His Heart Was in the Right Place

December 14, 2012 at 1:26 pm | Posted in Common Expressions, Ecclesiastes | 11 Comments
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It has been estimated that somewhere between 70% – 95% of the people in the world are right-handed as opposed to left-handed. The right side was the side of honor and favor in ancient Hebrew culture and most of the time in the Bible (Exodus 15:6, Deuteronomy 33:2, I Kings 2:19, Psalm 16:8-11, Psalm 44:3, Psalm 89:13, Psalm 118:15-16, Isaiah 41:10-13, Matthew 22:44, Matthew 25:33-34, Luke 22:69, Acts 7:55-56, Hebrews 1:3, I Peter 3:22, Revelation 5:7). I am not certain of the reason for this, but it may be that (in recognition of the predominance of right-handedness among human beings) the right hand is the more dextrous, and therefore more “skilled,” hand when speaking generically.

One of the things we must not do, however, when interpreting and expositing Scripture, is to foist our modern colloquialisms on the ancient text in order to try to make it say something that it does not really say. This is one of the types of what is referred to as “proof-texting.” Here is an example:

A wise man’s heart is at his right hand; but a fool’s heart at his left.

Ecclesiastes 10:2

Does this verse mean that a Christian should be politically conservative rather than politically liberal? While we could argue that the verse might indeed have some bearing on that question, it would not be right to use the verse to “prove” that smart people vote Republican and fools vote Democrat. The idea of labeling politically conservative folks as those on the “right” or “right wing,” and politically liberal folks as being “left-wingers” or “on the left” probably comes from the days of the French Revolution, not the days of King Solomon.

The better interpretation of Ecclesiastes 10:2 has to do with those who exercise Godly wisdom. When our hearts are inclined to God’s wisdom, we will be more skillful and adept at handling the issues, problems, and challenges that life throws into our paths. Fools, however – those who reject Godly counsel and wisdom – will tend to flail around clumsily with whichever worldly concept happens to be popular that day, and muck things up big time.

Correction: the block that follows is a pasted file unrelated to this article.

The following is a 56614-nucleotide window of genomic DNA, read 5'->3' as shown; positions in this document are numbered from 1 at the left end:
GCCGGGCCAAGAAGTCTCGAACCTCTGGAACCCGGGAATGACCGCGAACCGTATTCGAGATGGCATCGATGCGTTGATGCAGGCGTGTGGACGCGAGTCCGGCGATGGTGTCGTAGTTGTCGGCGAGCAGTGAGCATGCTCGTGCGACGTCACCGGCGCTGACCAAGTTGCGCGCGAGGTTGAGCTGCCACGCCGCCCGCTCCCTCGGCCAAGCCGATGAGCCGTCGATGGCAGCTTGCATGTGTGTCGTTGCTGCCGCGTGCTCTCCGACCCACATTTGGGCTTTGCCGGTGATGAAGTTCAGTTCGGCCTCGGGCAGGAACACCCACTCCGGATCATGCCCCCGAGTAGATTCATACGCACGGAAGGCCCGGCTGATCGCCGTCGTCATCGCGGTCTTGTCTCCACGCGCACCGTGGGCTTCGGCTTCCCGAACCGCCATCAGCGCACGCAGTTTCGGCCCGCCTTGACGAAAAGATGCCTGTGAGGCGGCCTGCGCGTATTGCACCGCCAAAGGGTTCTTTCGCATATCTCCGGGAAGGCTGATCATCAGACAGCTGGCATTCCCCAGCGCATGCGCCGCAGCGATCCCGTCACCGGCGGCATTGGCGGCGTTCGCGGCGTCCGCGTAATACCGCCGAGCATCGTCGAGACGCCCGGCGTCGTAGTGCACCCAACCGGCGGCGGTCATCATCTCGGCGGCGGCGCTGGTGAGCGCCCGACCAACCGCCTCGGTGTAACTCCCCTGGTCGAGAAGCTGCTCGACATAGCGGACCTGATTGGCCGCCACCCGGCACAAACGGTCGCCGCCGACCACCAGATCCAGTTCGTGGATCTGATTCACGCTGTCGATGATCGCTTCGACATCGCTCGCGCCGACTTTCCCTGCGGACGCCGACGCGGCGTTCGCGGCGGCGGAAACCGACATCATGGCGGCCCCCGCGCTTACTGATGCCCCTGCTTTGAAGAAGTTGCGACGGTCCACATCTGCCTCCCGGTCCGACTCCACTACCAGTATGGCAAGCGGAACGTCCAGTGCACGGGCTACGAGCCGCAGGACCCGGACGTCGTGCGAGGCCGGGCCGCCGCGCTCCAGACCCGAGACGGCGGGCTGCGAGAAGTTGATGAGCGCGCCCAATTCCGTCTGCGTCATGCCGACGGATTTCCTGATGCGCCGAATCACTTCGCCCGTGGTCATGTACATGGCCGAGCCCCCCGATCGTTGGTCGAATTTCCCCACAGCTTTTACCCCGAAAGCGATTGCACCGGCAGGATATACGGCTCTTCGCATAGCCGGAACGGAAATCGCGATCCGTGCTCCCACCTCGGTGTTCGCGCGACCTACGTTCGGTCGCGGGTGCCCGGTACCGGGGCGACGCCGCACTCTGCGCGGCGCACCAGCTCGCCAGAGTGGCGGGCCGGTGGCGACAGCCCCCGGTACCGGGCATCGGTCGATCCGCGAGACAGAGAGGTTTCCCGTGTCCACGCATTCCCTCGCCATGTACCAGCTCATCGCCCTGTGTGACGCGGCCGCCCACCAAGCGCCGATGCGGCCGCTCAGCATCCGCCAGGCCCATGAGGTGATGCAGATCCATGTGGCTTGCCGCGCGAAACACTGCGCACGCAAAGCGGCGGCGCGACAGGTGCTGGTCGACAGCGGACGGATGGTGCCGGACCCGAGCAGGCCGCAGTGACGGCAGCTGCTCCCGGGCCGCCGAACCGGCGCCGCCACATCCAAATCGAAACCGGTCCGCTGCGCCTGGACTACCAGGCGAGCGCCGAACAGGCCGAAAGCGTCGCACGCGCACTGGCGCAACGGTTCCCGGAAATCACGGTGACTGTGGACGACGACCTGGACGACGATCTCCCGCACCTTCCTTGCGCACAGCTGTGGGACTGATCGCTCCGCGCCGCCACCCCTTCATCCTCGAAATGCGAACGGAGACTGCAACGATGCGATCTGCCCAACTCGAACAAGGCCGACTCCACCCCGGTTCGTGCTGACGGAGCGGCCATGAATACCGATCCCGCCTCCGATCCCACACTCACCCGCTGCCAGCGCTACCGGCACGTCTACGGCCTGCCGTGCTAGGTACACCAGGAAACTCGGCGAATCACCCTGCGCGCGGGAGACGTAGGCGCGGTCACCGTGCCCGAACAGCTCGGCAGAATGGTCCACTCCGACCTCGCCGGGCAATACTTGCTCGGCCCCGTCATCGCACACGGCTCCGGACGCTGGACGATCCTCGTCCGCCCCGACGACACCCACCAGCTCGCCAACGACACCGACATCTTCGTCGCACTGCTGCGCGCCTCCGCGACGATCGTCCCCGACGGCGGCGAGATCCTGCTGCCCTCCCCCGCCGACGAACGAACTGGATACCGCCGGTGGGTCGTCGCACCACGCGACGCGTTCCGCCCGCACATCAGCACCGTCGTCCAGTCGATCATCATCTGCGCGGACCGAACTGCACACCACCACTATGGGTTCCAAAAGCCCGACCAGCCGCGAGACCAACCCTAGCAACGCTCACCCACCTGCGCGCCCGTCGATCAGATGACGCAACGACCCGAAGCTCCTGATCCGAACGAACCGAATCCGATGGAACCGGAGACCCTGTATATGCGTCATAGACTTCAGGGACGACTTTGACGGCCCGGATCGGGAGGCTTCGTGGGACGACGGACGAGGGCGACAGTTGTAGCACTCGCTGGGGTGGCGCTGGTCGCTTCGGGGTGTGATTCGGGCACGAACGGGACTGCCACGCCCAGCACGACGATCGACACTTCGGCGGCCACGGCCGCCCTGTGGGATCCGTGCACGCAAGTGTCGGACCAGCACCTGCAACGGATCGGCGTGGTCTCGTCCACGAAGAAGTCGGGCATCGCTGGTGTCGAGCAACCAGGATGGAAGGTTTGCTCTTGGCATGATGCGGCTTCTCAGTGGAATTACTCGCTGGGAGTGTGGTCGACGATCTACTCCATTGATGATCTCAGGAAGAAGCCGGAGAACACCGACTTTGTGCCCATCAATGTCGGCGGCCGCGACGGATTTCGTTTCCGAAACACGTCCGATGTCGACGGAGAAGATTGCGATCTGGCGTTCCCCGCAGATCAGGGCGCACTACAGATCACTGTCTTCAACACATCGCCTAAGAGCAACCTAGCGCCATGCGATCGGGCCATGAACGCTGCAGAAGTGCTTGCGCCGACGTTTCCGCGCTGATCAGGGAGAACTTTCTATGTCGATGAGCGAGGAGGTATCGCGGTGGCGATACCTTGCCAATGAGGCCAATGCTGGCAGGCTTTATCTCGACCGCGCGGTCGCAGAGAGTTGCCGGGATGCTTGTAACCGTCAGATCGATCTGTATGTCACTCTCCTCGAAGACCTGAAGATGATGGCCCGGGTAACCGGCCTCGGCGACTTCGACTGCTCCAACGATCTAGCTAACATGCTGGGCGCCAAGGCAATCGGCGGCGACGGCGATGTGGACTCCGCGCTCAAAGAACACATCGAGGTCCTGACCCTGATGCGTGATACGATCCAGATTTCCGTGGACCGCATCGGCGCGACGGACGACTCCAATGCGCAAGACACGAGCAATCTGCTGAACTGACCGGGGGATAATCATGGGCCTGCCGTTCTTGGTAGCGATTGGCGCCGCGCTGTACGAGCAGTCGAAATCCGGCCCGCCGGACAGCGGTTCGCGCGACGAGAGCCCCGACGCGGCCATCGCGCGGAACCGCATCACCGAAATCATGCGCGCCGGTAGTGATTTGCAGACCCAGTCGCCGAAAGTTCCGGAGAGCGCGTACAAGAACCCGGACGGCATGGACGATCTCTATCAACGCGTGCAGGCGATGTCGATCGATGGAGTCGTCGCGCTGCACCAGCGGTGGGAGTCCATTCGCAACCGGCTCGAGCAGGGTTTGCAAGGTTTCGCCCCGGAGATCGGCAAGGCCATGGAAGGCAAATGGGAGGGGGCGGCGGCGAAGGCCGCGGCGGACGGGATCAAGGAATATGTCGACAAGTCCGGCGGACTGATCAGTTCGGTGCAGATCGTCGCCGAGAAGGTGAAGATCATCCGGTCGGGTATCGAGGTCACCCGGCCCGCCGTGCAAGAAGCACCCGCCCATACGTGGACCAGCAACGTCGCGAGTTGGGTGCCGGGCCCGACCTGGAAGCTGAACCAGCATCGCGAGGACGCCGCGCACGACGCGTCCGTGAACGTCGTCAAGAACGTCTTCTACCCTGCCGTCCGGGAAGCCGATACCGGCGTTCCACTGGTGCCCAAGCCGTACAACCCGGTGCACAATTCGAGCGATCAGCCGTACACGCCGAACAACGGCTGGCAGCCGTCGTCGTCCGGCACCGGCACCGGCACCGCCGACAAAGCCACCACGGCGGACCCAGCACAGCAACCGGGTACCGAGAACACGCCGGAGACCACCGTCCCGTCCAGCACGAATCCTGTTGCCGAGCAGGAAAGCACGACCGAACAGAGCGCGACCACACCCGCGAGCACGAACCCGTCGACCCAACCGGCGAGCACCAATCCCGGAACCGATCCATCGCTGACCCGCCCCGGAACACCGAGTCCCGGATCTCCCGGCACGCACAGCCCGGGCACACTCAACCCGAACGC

What Ecclesiastes 10:2 brings to mind for me is not the idea of conservatism versus liberalism, but the expression we use when someone has good intentions, but accidentally achieves a bad result. We like to use this excuse for a person in that situation: “At least his heart was in the right place.” As Christians we know that our hearts can not be trusted to lead us in the right direction (Jeremiah 17:9), but we also know that God evaluates our behavior on the thoughts and intents of our hearts (Hebrews 4:12), more so than the outwardly visible appearance of our actions (I Samuel 16:7).

Follow your heart;” “listen to your heart;” and “trust your heart,” are the mantras and messages of all kinds of Disney-entertainment-style idiocy, which is pervasive in our culture. If we are wise, we will train our hearts to stay on the right hand side of God – the side of His lovingkindness, power, protection, and provision.


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